SOLAR SHOCKWAVE from The Sun Impacts Earth creates Very Deep M8.2 Earthquake hits Fiji region, two M6+ aftershocks
A solar shockwave impacted Earth at 04:25;38 UT on 08/19/18 triggering a Mega Quake that was over 560km deep.  The shockwave came from a series of large coronal holes that were Earth-facing for the last several days.

As the shockwave sped toward Earth at over 1 million MPH+ it picked up more speed with a burst of 1,829,814 MPH

A very strong earthquake registered by the USGS as M8.2 hit Fiji region at 00:19 UTC (12:19 local time) on August 19, 2018. The agency is reporting a depth of 563.4 km (350 miles). EMSC is reporting M8.2 at a depth of 558 km (346 miles). This earthquake can have a low humanitarian impact based on the magnitude and the affected population and their vulnerability. According to the USGS, the epicenter was located 272.5 km (169.3 miles) E of Levuka (population 8 360), 330.6 km (205.4 miles) SE of Labasa (population 27 949), and 364.8 km (226.7 miles) E of…

Bright Fireball Explodes Over Southern Norway

Bright fireball explodes over southern Norway

A bright fireball lit up the sky over southern Norway at 16:37 UTC on December 18, 2017, and was registered by cameras of the Norwegian Meteor Network through the cloudy skies.
Analysis of videos recorded by the network and residents shows that the meteor started at a height of 68.9 km (42.8 miles) and disappeared after a bright flash at an altitude of 26.8 km (16.6 miles).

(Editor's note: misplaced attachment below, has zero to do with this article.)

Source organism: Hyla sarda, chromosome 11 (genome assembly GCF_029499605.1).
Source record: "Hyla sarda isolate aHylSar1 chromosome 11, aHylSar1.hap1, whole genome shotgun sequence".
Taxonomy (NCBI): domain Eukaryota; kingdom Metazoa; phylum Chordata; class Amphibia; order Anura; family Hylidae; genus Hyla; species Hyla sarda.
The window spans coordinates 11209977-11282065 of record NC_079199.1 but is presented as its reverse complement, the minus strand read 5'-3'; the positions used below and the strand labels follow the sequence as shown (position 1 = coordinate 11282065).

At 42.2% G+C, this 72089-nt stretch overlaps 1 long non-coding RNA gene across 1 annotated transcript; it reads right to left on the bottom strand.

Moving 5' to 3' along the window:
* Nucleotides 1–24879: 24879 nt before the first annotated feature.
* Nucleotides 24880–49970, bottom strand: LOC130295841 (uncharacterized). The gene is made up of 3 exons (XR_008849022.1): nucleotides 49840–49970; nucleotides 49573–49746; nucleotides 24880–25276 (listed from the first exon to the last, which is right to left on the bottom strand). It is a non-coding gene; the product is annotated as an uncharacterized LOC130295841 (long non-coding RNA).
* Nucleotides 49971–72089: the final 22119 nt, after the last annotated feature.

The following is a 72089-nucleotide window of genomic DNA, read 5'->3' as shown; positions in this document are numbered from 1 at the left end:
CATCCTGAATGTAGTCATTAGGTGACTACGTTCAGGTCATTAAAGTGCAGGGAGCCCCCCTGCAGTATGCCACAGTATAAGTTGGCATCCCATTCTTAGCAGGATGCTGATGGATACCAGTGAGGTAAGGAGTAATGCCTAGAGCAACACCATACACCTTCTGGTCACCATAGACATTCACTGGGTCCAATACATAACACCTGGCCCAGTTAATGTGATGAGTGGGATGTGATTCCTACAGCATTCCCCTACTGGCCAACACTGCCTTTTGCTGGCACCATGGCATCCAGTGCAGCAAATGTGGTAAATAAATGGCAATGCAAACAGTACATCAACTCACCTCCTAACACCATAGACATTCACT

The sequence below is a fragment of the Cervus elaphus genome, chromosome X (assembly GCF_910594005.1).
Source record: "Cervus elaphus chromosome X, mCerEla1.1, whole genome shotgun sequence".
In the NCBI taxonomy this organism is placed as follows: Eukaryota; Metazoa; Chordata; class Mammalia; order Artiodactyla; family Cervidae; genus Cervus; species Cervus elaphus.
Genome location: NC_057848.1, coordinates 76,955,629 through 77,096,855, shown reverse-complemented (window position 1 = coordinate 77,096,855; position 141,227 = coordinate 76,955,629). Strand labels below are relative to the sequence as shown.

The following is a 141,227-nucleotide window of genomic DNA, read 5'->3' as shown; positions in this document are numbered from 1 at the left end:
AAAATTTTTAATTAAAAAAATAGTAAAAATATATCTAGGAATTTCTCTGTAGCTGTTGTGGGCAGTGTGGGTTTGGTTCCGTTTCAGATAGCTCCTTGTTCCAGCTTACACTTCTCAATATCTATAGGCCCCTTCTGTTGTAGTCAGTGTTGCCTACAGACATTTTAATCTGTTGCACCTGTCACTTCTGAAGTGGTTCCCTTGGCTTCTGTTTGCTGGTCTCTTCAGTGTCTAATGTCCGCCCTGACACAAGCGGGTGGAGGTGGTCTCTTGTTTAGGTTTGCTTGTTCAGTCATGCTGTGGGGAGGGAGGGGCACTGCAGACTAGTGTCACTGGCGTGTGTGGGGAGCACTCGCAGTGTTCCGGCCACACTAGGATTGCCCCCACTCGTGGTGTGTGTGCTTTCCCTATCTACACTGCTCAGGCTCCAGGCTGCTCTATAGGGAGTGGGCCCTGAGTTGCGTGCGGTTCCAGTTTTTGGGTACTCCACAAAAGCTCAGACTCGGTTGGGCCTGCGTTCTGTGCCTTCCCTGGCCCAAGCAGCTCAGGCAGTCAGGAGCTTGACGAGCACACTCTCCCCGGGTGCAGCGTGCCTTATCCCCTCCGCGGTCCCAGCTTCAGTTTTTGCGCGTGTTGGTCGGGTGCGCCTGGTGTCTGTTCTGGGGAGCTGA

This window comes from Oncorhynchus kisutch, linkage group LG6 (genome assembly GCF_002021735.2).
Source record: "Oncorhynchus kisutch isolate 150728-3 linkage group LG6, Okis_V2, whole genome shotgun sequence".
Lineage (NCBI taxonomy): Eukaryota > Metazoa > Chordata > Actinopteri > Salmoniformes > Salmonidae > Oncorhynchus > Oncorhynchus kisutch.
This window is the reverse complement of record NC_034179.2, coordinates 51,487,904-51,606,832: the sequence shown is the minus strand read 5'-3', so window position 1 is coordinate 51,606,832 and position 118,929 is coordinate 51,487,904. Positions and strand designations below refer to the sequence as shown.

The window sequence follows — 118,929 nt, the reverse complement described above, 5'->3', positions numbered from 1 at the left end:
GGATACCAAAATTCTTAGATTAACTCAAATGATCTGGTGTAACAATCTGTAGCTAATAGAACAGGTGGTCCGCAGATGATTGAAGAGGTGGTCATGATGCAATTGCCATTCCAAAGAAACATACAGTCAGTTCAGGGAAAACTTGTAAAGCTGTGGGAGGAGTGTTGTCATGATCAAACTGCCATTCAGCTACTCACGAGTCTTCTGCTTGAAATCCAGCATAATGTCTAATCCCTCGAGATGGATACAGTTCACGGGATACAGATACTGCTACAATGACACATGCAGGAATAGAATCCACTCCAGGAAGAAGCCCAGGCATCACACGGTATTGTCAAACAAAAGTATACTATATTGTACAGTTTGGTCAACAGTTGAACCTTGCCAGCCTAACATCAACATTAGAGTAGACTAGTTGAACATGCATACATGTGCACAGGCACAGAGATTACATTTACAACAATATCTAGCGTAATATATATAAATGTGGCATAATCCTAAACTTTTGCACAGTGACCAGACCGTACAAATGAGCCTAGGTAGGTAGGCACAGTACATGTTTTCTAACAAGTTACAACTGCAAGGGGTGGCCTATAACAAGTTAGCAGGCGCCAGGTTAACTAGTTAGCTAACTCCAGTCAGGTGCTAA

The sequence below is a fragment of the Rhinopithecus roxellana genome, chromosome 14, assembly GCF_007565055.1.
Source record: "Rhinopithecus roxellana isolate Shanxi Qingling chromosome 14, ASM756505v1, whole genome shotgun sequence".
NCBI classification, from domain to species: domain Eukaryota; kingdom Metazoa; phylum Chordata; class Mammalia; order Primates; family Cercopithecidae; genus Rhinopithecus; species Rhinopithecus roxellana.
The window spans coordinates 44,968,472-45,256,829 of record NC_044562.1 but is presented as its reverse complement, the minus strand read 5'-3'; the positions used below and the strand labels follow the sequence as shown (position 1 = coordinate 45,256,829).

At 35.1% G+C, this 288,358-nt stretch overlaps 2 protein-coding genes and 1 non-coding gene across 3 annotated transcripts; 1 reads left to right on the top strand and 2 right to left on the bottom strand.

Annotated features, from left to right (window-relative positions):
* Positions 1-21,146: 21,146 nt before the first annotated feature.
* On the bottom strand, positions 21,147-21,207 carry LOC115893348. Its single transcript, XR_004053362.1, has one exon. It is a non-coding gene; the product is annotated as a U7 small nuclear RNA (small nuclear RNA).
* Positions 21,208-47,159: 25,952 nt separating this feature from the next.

"The meteor was of sporadic origin, with a radiant located at R.A. = 331,3°, Dec. = 62,2°," writes Kai Gaarder of the Norwegian Meteor Network, as reported by the International Meteor Organization.
Fireball over southern Norway on December 18, 2017. Credit: Tore Myrhen
Fireball over southern Norway on December 18, 2017. Credit: Tore Myrhen. Click the image to see the video.
"The atmospheric entry speed of the meteoroid is estimated to be around 17 km/s, but some uncertainty regarding this remains, which makes difficult an accurate estimation of the meteoroid mass. It is therefore uncertain whether anything from this event has reached the ground as meteorites. If any, the search for remaining meteorites will be very problematic, due to the bad accessibility of the mountainous area they must have landed on," Gaarder said.
"Saw an insane powerful flash of light in Rosendal. The whole valley and the mountains lighted up. A lot of times stronger than lightning. Lasted longer and was smoother than lightning. Stopped the car and went out, but could hear no sound," one witness said. "Observed the light from Haugesund. Drove north, when the sky lighted up. It was rain and clouds, so I saw nothing else than a powerful flash in the sky," another one said.
The automatically generated report of the event can be found at the Norwegian Meteor Network.
The International Meteor Organization didn't receive any report about this event and is asking witnesses to fill out their online form.
Featured image: Fireball over southern Norway on December 18, 2017. Credit: Tore Myrhen

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